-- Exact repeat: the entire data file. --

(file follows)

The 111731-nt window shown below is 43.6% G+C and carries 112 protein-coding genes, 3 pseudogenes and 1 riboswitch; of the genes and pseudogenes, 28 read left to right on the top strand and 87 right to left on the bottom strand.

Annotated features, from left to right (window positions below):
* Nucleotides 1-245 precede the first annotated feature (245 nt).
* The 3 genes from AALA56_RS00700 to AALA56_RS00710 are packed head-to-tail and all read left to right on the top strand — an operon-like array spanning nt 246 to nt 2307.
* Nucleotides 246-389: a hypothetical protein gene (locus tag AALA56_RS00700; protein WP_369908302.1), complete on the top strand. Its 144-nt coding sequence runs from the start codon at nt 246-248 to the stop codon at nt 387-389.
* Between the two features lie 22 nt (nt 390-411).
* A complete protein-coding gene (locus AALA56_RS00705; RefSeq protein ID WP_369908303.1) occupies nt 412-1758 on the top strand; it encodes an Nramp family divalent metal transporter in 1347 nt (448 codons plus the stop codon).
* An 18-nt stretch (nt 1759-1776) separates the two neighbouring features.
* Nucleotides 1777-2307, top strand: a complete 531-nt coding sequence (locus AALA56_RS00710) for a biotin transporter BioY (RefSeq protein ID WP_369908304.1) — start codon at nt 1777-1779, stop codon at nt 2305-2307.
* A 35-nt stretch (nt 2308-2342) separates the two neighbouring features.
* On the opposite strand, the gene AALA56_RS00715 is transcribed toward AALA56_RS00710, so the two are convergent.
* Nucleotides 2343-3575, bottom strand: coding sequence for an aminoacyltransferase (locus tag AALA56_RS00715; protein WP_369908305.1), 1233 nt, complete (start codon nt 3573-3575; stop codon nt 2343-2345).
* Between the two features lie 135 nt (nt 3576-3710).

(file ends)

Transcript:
The 111731-nt window shown below is 43.6% G+C and carries 112 protein-coding genes, 3 pseudogenes and 1 riboswitch; of the genes and pseudogenes, 28 read left to right on the top strand and 87 right to left on the bottom strand.

Annotated features, from left to right (window positions below):
* Nucleotides 1-245 precede the first annotated feature (245 nt).
* The 3 genes from AALA56_RS00700 to AALA56_RS00710 are packed head-to-tail and all read left to right on the top strand — an operon-like array spanning nt 246 to nt 2307.
* Nucleotides 246-389: a hypothetical protein gene (locus tag AALA56_RS00700; protein WP_369908302.1), complete on the top strand. Its 144-nt coding sequence runs from the start codon at nt 246-248 to the stop codon at nt 387-389.
* Between the two features lie 22 nt (nt 390-411).
* A complete protein-coding gene (locus AALA56_RS00705; RefSeq protein ID WP_369908303.1) occupies nt 412-1758 on the top strand; it encodes an Nramp family divalent metal transporter in 1347 nt (448 codons plus the stop codon).
* An 18-nt stretch (nt 1759-1776) separates the two neighbouring features.
* Nucleotides 1777-2307, top strand: a complete 531-nt coding sequence (locus AALA56_RS00710) for a biotin transporter BioY (RefSeq protein ID WP_369908304.1) — start codon at nt 1777-1779, stop codon at nt 2305-2307.
* A 35-nt stretch (nt 2308-2342) separates the two neighbouring features.
* On the opposite strand, the gene AALA56_RS00715 is transcribed toward AALA56_RS00710, so the two are convergent.
* Nucleotides 2343-3575, bottom strand: coding sequence for an aminoacyltransferase (locus tag AALA56_RS00715; protein WP_369908305.1), 1233 nt, complete (start codon nt 3573-3575; stop codon nt 2343-2345).
* Between the two features lie 135 nt (nt 3576-3710).